Using the code cli in VS Code Remote extension

VS Code (Dall-e generated)

One of the major reasons I switched to VS Code completely some years back is its excellent extension system, in particular the seamless remote SSH editing extension.

Remote SSH extension is really cool!

Using a local editor on a remote filesystem without fiddling with sshfs or the like, managing to use extensions like Python, Go and Copilot, all setup and configured locally but running on content on a remote system has been pretty cool. It helps me keep my office and personal content separate - I edit my personal codebase on my personal computers using vscode on my office laptop when I need to.

The annoyance about the code cli

But one of the most annoying thing while using the VS Code remote ssh extension was the VS Code cli, which I use a lot. I spend a lot of time on the terminal inside VS Code, and sometimes it is just easier to open a file from the command line using code FILE instead of reaching for the mouse to click on the file in the explorer.

Here is where it gets tricky.

If you have a VS Code installation on the remote computer, and you used it to install the CLI, that CLI executable (On Mac installed in /usr/local/bin/code ) will always open files in that local VS Code installation. It will not open the file in the remote SSH VS Code workspace that you have open.

TLDR: Use the script at the end of this post instead of the code cli in path if you want to open files in the remote ssh extension workspace.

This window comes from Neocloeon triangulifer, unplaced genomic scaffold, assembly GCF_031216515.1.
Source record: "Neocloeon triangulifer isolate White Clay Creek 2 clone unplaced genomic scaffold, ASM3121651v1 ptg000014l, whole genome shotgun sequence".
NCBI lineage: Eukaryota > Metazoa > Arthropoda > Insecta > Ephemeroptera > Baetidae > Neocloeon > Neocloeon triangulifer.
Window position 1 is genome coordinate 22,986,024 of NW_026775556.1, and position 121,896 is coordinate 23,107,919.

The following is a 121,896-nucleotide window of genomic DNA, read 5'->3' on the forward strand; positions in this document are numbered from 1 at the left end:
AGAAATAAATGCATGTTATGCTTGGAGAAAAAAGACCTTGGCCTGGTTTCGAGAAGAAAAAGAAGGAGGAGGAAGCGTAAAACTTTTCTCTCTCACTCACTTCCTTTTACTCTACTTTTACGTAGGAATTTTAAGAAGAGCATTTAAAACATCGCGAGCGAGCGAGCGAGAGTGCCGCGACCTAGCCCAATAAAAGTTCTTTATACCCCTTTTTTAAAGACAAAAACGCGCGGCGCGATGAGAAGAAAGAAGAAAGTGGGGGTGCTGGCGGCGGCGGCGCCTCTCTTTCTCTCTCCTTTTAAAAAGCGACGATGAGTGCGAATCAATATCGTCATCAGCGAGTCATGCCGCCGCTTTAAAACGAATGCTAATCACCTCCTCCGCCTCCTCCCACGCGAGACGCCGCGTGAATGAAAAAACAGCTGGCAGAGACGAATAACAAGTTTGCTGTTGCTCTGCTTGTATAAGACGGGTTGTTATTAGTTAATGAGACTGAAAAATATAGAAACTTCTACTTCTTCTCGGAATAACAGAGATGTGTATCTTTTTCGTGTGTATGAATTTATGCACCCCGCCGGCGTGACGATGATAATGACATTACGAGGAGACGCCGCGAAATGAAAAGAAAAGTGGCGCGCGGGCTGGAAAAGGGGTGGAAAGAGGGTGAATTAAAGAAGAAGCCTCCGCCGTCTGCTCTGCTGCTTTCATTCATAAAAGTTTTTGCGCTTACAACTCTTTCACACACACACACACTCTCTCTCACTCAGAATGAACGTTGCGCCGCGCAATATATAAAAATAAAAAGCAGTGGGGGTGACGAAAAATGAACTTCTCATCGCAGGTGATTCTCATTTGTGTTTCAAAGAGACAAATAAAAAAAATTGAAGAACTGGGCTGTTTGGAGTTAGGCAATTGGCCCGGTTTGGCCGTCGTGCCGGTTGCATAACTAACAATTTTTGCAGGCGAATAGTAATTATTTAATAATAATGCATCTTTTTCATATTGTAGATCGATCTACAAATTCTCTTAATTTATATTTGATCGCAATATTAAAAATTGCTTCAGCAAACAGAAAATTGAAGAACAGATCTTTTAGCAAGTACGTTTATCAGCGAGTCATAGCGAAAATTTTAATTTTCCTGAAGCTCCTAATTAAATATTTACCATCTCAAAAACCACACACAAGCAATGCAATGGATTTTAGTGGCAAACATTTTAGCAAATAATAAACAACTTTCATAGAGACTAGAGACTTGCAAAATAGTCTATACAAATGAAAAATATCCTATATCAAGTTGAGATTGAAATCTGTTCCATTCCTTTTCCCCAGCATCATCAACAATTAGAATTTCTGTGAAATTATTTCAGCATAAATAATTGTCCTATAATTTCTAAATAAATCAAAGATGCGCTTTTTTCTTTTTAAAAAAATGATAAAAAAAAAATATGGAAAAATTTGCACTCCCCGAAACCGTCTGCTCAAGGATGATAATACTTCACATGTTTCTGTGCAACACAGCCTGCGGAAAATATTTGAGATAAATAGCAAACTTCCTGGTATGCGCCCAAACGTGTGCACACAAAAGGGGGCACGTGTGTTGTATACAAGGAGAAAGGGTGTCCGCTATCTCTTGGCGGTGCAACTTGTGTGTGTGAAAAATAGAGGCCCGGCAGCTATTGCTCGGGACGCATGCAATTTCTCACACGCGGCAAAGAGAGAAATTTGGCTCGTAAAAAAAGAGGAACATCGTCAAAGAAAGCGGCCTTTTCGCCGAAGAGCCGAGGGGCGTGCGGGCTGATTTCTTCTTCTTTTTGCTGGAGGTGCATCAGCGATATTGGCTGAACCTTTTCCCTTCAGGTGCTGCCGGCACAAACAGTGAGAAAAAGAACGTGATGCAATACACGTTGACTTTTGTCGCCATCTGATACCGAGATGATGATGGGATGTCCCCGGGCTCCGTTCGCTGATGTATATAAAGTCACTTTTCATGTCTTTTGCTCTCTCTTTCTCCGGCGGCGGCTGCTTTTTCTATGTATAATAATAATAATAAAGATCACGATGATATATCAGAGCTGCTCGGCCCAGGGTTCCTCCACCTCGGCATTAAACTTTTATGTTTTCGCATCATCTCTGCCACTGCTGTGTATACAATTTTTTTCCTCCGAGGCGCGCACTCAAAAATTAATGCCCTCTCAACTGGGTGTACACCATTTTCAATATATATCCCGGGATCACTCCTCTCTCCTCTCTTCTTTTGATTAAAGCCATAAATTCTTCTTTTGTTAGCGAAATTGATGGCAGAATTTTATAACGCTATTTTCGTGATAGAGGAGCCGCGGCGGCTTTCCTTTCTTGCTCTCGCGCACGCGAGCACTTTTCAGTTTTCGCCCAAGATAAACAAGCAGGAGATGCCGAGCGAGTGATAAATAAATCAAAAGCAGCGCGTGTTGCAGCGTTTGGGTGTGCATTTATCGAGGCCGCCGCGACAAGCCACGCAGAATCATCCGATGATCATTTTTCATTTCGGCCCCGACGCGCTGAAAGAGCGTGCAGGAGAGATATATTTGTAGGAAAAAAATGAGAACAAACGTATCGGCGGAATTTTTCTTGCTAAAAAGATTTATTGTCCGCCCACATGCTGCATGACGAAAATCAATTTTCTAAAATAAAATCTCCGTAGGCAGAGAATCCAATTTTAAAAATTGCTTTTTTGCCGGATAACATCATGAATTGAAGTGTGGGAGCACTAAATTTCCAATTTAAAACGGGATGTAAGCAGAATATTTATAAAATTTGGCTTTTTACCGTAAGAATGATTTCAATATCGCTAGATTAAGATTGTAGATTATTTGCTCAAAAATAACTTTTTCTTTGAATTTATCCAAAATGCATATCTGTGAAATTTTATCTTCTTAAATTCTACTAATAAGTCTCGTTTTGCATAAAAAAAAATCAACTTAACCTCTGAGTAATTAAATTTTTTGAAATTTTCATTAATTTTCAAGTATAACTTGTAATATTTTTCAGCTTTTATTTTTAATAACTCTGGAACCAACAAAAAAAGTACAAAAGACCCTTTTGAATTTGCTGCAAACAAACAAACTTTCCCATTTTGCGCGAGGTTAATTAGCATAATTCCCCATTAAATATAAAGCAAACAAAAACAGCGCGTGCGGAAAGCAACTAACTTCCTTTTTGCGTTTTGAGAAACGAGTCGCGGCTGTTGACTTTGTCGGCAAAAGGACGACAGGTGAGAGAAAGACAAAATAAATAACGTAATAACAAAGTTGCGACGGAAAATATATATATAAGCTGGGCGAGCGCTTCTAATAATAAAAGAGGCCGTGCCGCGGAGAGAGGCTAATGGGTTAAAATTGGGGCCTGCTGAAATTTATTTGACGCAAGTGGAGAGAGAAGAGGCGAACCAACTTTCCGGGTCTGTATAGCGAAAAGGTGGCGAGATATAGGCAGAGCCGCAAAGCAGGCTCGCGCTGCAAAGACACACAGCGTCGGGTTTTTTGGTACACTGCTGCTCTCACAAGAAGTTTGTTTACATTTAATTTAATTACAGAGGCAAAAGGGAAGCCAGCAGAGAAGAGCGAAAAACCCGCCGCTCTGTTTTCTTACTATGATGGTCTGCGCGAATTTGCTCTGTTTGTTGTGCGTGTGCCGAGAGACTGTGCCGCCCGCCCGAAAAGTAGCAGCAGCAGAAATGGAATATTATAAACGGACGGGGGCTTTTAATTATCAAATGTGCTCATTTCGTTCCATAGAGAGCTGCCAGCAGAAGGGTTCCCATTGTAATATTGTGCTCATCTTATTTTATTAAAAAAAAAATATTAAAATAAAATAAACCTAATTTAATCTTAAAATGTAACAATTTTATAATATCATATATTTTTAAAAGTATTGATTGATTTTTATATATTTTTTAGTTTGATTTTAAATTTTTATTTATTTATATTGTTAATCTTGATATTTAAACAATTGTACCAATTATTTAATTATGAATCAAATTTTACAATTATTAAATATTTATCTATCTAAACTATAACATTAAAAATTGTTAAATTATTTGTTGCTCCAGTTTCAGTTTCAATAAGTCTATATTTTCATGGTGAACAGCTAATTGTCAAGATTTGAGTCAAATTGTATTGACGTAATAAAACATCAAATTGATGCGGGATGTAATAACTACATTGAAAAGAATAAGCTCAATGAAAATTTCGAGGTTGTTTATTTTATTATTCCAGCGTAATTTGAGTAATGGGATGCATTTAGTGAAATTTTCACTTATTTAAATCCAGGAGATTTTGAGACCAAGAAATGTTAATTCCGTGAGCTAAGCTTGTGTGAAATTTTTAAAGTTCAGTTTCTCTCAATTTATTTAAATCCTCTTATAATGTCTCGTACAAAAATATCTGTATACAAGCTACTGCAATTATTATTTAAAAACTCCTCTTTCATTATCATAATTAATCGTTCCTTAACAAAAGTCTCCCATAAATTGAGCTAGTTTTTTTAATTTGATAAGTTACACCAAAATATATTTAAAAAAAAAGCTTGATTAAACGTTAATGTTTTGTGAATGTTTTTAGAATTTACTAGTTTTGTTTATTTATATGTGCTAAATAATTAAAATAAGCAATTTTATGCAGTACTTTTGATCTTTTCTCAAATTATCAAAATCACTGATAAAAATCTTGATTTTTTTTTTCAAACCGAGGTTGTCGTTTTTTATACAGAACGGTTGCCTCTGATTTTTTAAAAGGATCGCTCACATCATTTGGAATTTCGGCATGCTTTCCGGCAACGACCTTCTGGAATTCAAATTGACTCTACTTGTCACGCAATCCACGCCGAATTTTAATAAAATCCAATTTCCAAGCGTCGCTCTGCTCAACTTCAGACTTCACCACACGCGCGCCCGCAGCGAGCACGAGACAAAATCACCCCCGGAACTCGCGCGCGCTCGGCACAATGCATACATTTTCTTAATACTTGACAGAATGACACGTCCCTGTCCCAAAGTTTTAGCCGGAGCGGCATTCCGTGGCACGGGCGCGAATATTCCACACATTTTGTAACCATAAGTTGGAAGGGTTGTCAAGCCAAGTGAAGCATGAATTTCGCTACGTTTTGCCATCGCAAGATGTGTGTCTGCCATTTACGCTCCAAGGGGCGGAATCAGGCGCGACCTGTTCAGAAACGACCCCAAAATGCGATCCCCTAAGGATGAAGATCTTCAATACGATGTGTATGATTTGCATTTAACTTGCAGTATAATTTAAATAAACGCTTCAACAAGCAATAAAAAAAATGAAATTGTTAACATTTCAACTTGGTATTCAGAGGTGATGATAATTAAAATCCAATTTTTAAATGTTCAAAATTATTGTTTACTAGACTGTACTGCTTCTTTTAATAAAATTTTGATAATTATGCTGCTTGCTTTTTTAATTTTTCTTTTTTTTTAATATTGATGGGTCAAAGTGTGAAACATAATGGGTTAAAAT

This has something to do with how the CLI discovers the “server” instance - the VS Code instance that is running on machine and which hosts the editor. The communication happens via a socket, and the path to the socket is discovered using a combination of the CLI path and environment variables.

So if you use the code cli in the terminal of the remote SSH workspace, it will open the file in the local VS Code.

Incidentally, the remote SSH extension installs a VS Code installation on the remote server in the home directory, and it has its own cli executable. If you use this cli instead of the one in the path, it will discover the remote ssh workspace correctly and open the file in it.

So all we have to do is to discover this cli path correctly and use it instead of the one in the path. I found a suitable environment variable set by the core Git extension which can be used to find this. I used the bash function below in my bashrc to add a command (code_remote) that I now use instead for opening files in the terminal of remote SSH extension workspaces.

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